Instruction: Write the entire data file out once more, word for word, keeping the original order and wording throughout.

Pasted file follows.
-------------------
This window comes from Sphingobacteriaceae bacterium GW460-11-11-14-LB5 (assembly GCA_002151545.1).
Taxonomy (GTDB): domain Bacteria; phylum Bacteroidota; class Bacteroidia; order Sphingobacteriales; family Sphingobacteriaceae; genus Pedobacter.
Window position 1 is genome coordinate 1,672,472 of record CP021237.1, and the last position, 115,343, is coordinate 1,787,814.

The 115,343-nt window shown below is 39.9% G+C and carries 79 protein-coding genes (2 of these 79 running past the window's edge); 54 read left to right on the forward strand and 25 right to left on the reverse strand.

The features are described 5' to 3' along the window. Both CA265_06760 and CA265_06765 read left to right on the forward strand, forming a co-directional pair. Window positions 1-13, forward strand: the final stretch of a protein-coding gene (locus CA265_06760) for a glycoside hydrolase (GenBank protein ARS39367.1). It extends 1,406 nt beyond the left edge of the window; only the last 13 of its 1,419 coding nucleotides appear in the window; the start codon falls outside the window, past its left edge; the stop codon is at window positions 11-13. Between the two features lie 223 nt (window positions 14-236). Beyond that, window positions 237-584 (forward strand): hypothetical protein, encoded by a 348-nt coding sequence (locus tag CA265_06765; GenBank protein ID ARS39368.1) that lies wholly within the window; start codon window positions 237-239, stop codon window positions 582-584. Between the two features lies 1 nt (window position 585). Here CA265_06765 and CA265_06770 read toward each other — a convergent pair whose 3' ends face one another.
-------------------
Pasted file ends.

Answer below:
This window comes from Sphingobacteriaceae bacterium GW460-11-11-14-LB5 (assembly GCA_002151545.1).
Taxonomy (GTDB): domain Bacteria; phylum Bacteroidota; class Bacteroidia; order Sphingobacteriales; family Sphingobacteriaceae; genus Pedobacter.
Window position 1 is genome coordinate 1,672,472 of record CP021237.1, and the last position, 115,343, is coordinate 1,787,814.

The 115,343-nt window shown below is 39.9% G+C and carries 79 protein-coding genes (2 of these 79 running past the window's edge); 54 read left to right on the forward strand and 25 right to left on the reverse strand.

The features are described 5' to 3' along the window. Both CA265_06760 and CA265_06765 read left to right on the forward strand, forming a co-directional pair. Window positions 1-13, forward strand: the final stretch of a protein-coding gene (locus CA265_06760) for a glycoside hydrolase (GenBank protein ARS39367.1). It extends 1,406 nt beyond the left edge of the window; only the last 13 of its 1,419 coding nucleotides appear in the window; the start codon falls outside the window, past its left edge; the stop codon is at window positions 11-13. Between the two features lie 223 nt (window positions 14-236). Beyond that, window positions 237-584 (forward strand): hypothetical protein, encoded by a 348-nt coding sequence (locus tag CA265_06765; GenBank protein ID ARS39368.1) that lies wholly within the window; start codon window positions 237-239, stop codon window positions 582-584. Between the two features lies 1 nt (window position 585). Here CA265_06765 and CA265_06770 read toward each other — a convergent pair whose 3' ends face one another.